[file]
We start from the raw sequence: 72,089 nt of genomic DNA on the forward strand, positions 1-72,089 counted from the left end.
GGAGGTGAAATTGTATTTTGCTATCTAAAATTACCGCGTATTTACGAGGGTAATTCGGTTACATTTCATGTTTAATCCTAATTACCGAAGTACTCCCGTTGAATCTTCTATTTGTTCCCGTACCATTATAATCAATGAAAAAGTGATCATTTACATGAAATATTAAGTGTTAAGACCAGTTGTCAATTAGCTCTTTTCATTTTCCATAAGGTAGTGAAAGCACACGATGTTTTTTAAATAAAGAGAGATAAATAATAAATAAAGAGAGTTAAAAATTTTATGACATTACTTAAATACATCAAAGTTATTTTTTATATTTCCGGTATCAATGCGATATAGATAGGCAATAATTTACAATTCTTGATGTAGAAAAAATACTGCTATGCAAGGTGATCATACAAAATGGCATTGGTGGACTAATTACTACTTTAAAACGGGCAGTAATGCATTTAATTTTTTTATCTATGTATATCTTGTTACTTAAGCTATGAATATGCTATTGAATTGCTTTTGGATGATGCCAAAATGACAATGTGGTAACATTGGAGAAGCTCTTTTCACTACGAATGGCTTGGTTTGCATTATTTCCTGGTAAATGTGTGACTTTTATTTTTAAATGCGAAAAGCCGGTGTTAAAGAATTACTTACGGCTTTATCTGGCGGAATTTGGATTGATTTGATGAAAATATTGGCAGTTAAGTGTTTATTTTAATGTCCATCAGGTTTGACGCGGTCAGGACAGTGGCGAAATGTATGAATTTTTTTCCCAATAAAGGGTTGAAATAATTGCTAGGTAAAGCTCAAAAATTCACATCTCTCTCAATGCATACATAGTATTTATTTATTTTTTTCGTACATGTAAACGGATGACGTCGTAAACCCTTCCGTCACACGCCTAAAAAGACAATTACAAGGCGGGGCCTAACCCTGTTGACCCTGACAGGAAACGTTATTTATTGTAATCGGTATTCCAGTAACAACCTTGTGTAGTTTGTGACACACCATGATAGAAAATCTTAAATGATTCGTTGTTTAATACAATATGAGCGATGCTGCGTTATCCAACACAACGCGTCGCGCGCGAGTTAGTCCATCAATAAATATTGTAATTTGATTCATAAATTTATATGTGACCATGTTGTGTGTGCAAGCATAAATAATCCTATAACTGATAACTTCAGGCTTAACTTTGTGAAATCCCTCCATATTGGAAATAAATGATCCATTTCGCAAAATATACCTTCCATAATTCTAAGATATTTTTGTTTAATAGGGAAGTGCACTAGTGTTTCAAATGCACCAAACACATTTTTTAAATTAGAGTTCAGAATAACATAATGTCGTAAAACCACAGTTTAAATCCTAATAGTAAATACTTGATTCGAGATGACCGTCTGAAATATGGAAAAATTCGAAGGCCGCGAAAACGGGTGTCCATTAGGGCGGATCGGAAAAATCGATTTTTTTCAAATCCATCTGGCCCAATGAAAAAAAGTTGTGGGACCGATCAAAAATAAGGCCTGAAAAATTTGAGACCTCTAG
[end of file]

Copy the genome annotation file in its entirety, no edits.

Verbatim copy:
We start from the raw sequence: 72,089 nt of genomic DNA on the forward strand, positions 1-72,089 counted from the left end.
GGAGGTGAAATTGTATTTTGCTATCTAAAATTACCGCGTATTTACGAGGGTAATTCGGTTACATTTCATGTTTAATCCTAATTACCGAAGTACTCCCGTTGAATCTTCTATTTGTTCCCGTACCATTATAATCAATGAAAAAGTGATCATTTACATGAAATATTAAGTGTTAAGACCAGTTGTCAATTAGCTCTTTTCATTTTCCATAAGGTAGTGAAAGCACACGATGTTTTTTAAATAAAGAGAGATAAATAATAAATAAAGAGAGTTAAAAATTTTATGACATTACTTAAATACATCAAAGTTATTTTTTATATTTCCGGTATCAATGCGATATAGATAGGCAATAATTTACAATTCTTGATGTAGAAAAAATACTGCTATGCAAGGTGATCATACAAAATGGCATTGGTGGACTAATTACTACTTTAAAACGGGCAGTAATGCATTTAATTTTTTTATCTATGTATATCTTGTTACTTAAGCTATGAATATGCTATTGAATTGCTTTTGGATGATGCCAAAATGACAATGTGGTAACATTGGAGAAGCTCTTTTCACTACGAATGGCTTGGTTTGCATTATTTCCTGGTAAATGTGTGACTTTTATTTTTAAATGCGAAAAGCCGGTGTTAAAGAATTACTTACGGCTTTATCTGGCGGAATTTGGATTGATTTGATGAAAATATTGGCAGTTAAGTGTTTATTTTAATGTCCATCAGGTTTGACGCGGTCAGGACAGTGGCGAAATGTATGAATTTTTTTCCCAATAAAGGGTTGAAATAATTGCTAGGTAAAGCTCAAAAATTCACATCTCTCTCAATGCATACATAGTATTTATTTATTTTTTTCGTACATGTAAACGGATGACGTCGTAAACCCTTCCGTCACACGCCTAAAAAGACAATTACAAGGCGGGGCCTAACCCTGTTGACCCTGACAGGAAACGTTATTTATTGTAATCGGTATTCCAGTAACAACCTTGTGTAGTTTGTGACACACCATGATAGAAAATCTTAAATGATTCGTTGTTTAATACAATATGAGCGATGCTGCGTTATCCAACACAACGCGTCGCGCGCGAGTTAGTCCATCAATAAATATTGTAATTTGATTCATAAATTTATATGTGACCATGTTGTGTGTGCAAGCATAAATAATCCTATAACTGATAACTTCAGGCTTAACTTTGTGAAATCCCTCCATATTGGAAATAAATGATCCATTTCGCAAAATATACCTTCCATAATTCTAAGATATTTTTGTTTAATAGGGAAGTGCACTAGTGTTTCAAATGCACCAAACACATTTTTTAAATTAGAGTTCAGAATAACATAATGTCGTAAAACCACAGTTTAAATCCTAATAGTAAATACTTGATTCGAGATGACCGTCTGAAATATGGAAAAATTCGAAGGCCGCGAAAACGGGTGTCCATTAGGGCGGATCGGAAAAATCGATTTTTTTCAAATCCATCTGGCCCAATGAAAAAAAGTTGTGGGACCGATCAAAAATAAGGCCTGAAAAATTTGAGACCTCTAG